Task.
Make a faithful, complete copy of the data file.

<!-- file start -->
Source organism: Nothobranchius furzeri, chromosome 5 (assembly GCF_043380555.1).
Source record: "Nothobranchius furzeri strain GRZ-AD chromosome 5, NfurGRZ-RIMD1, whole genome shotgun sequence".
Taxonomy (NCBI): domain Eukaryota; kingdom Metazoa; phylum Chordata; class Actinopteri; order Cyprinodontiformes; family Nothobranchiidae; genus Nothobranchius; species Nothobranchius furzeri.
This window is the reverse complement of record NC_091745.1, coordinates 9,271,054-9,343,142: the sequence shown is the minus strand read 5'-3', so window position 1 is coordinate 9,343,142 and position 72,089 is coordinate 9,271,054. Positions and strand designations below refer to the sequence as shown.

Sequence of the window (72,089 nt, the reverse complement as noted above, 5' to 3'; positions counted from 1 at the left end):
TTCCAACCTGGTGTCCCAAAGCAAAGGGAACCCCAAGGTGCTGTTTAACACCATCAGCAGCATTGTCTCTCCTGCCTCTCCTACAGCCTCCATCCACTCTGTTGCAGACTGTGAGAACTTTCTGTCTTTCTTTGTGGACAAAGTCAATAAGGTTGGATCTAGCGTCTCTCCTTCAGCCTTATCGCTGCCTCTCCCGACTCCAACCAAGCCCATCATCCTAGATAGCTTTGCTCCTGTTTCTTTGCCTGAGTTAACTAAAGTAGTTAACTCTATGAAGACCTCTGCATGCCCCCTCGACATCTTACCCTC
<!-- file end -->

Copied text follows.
Source organism: Nothobranchius furzeri, chromosome 5 (assembly GCF_043380555.1).
Source record: "Nothobranchius furzeri strain GRZ-AD chromosome 5, NfurGRZ-RIMD1, whole genome shotgun sequence".
Taxonomy (NCBI): domain Eukaryota; kingdom Metazoa; phylum Chordata; class Actinopteri; order Cyprinodontiformes; family Nothobranchiidae; genus Nothobranchius; species Nothobranchius furzeri.
This window is the reverse complement of record NC_091745.1, coordinates 9,271,054-9,343,142: the sequence shown is the minus strand read 5'-3', so window position 1 is coordinate 9,343,142 and position 72,089 is coordinate 9,271,054. Positions and strand designations below refer to the sequence as shown.

Sequence of the window (72,089 nt, the reverse complement as noted above, 5' to 3'; positions counted from 1 at the left end):
TTCCAACCTGGTGTCCCAAAGCAAAGGGAACCCCAAGGTGCTGTTTAACACCATCAGCAGCATTGTCTCTCCTGCCTCTCCTACAGCCTCCATCCACTCTGTTGCAGACTGTGAGAACTTTCTGTCTTTCTTTGTGGACAAAGTCAATAAGGTTGGATCTAGCGTCTCTCCTTCAGCCTTATCGCTGCCTCTCCCGACTCCAACCAAGCCCATCATCCTAGATAGCTTTGCTCCTGTTTCTTTGCCTGAGTTAACTAAAGTAGTTAACTCTATGAAGACCTCTGCATGCCCCCTCGACATCTTACCCTC